In south Texas’ Rio Grande Valley, just miles from the Texas-Mexico border, there is a grassroots movement afoot to transform education. Families in colonias – residential areas that often lack such necessities as access to water and sewers – have inspired each other and work together with school boards, educators and legislators to ensure their children are succeeding in school. Most families living in the colonias are recent immigrants, so primarily Spanish is spoken as they come together for meetings in places such as neighbors’ kitchens, community centers, or, in one instance, around a small Toyota truck turned into a makeshift office. Despite these surroundings, these “PTA Comunitarios” – organized and led by colonia families themselves with support and guidance from the Intercultural Development Research Association (IDRA) – are effectively engaging parents and families with powerful efforts that go beyond traditional family participation in their child’s education.
The PTA Comunitario model created by IDRA is grounded in the organization’s “Family Leadership in Education” process, which sees families – regardless of their background – as advocates for and collaborators in creating excellent neighborhood schools. “What all of our families have in common is a deep and fervent interest in our children’s future,” said Lourdes Flores, co-founder of the first PTA Comunitario and president of the ARISE (A Resource In Serving Equality) Support Center. “Families, ARISE and IDRA – our ‘village,’ – are making every effort to make sure our children get an excellent education in a safe environment.”
This innovative family engagement model, run by local parents, is affiliated with a community-based organization. Because many of the families have not received effective outreach or are not interested in participating in a more traditional parent organization, the PTA Comunitarios help the least-connected communities become their children’s strongest advocates. By treating families with respect, dignity and value, the PTA Comunitarios have become a strong, sustainable voice to protect the rights of all children.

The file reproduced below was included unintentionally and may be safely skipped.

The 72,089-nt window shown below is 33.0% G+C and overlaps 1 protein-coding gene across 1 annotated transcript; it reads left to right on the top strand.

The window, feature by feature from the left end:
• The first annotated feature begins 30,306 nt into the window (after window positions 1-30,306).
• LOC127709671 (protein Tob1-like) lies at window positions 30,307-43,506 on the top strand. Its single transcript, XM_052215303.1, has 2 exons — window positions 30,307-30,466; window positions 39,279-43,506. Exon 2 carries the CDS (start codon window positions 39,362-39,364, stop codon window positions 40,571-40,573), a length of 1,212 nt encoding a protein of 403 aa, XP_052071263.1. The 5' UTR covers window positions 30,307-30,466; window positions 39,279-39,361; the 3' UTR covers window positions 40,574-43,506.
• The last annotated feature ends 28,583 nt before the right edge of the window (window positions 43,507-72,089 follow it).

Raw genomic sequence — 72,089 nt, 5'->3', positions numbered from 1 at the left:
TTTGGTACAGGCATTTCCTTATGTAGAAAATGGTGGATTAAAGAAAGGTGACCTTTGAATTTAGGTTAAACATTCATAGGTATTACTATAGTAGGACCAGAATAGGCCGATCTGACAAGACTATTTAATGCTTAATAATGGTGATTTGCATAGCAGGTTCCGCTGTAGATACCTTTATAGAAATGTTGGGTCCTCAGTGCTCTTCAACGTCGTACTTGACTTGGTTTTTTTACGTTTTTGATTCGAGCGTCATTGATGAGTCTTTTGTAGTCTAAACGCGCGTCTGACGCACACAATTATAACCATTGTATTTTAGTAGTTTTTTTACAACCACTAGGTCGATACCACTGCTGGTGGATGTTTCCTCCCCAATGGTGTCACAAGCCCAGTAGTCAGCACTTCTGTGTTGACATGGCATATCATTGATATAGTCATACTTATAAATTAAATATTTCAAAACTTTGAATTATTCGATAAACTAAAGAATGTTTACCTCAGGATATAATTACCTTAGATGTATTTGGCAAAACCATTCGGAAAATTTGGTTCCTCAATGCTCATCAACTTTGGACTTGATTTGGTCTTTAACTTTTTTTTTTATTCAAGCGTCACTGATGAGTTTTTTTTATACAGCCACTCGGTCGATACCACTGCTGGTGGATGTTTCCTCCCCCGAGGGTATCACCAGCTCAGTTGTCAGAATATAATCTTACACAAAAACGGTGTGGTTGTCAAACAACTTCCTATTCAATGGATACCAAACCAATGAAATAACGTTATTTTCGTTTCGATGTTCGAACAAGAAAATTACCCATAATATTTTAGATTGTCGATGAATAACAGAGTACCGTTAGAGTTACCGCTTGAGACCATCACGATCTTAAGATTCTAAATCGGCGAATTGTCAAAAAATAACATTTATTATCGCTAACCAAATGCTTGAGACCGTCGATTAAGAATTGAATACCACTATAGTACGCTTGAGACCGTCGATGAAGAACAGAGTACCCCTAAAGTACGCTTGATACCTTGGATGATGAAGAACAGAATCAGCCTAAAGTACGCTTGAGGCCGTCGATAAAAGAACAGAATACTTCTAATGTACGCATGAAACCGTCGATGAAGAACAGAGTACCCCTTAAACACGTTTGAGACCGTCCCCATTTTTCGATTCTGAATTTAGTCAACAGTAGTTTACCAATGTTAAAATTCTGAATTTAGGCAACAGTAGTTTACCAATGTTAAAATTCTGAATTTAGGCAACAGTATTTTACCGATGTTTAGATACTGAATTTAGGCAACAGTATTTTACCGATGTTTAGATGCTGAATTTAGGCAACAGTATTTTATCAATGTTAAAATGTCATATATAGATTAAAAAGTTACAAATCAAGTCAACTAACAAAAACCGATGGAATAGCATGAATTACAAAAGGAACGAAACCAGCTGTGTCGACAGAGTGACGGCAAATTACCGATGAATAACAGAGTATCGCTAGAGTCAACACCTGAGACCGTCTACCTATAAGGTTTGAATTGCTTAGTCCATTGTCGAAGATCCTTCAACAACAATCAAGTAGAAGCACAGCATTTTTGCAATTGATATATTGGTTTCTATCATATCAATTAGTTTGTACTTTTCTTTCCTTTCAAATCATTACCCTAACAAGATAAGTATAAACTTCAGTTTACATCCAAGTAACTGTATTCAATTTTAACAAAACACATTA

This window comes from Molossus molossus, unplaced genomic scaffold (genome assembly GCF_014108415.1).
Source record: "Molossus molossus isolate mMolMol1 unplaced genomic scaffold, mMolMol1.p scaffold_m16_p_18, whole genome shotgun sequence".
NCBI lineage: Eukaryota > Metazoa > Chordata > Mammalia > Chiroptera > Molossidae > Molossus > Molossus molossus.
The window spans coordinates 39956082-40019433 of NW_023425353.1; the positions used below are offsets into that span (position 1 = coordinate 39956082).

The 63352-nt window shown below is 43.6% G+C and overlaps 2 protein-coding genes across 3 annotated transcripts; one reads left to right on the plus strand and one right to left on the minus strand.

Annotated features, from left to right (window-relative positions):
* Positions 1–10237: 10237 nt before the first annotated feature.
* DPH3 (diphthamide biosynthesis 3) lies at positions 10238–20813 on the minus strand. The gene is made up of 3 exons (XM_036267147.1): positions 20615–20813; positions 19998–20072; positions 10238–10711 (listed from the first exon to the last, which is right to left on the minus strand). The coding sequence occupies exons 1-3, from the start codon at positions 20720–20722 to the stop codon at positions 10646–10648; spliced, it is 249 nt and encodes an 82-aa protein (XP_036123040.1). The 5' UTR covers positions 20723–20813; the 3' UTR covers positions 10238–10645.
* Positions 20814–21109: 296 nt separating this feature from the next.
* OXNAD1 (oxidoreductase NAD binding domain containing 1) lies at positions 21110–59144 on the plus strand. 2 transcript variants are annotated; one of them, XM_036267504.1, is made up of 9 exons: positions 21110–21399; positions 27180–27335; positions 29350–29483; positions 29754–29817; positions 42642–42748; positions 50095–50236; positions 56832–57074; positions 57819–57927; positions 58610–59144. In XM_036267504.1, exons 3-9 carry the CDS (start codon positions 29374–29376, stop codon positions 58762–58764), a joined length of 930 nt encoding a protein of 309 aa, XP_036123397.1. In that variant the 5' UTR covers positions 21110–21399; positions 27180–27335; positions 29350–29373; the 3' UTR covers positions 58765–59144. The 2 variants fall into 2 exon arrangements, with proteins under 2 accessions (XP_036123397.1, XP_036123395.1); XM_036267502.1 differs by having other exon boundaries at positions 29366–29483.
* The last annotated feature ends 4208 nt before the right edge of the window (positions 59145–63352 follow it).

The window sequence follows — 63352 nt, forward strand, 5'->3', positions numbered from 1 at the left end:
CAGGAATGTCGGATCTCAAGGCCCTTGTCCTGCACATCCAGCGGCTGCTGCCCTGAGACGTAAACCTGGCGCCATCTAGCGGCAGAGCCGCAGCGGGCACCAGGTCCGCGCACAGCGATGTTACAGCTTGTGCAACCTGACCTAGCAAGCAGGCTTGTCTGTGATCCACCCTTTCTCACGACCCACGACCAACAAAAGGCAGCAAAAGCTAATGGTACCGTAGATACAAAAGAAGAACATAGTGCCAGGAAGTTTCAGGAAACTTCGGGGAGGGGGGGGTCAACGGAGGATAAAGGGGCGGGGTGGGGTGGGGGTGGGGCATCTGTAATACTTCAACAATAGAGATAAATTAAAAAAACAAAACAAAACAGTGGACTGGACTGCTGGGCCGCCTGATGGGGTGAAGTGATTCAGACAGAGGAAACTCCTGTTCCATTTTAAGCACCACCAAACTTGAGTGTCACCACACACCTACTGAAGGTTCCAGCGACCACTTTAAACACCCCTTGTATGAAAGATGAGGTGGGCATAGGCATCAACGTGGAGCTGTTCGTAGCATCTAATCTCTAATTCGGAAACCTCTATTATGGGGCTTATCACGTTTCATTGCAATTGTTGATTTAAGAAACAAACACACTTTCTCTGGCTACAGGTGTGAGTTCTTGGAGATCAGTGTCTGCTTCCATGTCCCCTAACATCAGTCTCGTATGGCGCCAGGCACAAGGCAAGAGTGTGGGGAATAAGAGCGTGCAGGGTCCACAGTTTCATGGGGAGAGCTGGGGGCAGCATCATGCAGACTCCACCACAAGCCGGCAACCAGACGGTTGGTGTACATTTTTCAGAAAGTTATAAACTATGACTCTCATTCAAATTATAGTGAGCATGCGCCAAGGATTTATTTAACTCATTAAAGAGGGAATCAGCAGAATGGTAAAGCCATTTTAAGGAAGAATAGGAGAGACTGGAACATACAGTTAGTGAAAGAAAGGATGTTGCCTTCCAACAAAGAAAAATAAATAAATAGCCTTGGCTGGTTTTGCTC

“Neighborhood public schools belong to their communities,” said IDRA President and CEO Dr. Maria “Cuca” Robledo Montecel. “The strength and vitality of any community is, in part, dependent upon the strength of its schools. And the reverse is true.”
In the colonias, despite the fact that most children attend academically challenged schools, the PTA Comunitarios have already made an impact. Meetings focus on important issues affecting children and how to lead and partner with schools to transform education all the way from pre-K to college. Parents examine state and local education policies and funding, discuss their children’s access to advanced courses and college readiness efforts and meet with school administrators to talk about shared concerns. In addition to providing specific education-related training for parents, the program provides home visitors – called “promotoras” or “animadoras” – to act as peer organizers and help engage families and arrange transportation networks for meetings and events.
IDRA says that previously disconnected and “thought-to-be-unconcerned” families have become “dynamic and fruitful” partners through the PTA Comunitarios. There are currently four PTA Comunitarios operating in the Rio Grande Valley to monitor the academic success of their children and others from their barrios, and they truly have improved outcomes for their children.
With support from the W.K. Kellogg Foundation, IDRA has launched an innovative Semillitas de Aprendizaje™ series of bilingual “big books” and readers for classroom and home use, and a professional development program for preschool teachers, early childhood centers, families and the field. These resources are used by teachers and PTA Comunitario families to foster literacy, numeracy and social-emotional development, while valuing children’s home language and culture.
Historically in the colonias, dropout rates have hovered around 50 percent, with only 10 percent of high school graduates going on to college. But in the first PTA Comunitario of 35 families, all of the children, most of whom are English-language learners, successfully graduated high school and went on to higher education. There are now 75 families in PTA Comunitarios demonstrating that effective family engagement is critical for the academic success of children. And in spite of the hard work of internal change, the Pharr-San Juan-Alamo and Donna school districts are successfully embracing this new form of family-community-school collaboration.
Based on this success, in late 2012, IDRA was selected by the U.S. Department of Education to expand development of the PTA Comunitario model in five communities in south Texas through the Investing in Innovation, or i3 initiative.
IDRA believes the PTA Comunitario model has worked because there hasn’t been an external organization simply coming in to “fix things.”
Instead, there has been a true partnership with relationships built on trust and an effort owned by the local community, inspired to become “ferocious advocates to keep schools flourishing successfully in their barrios.”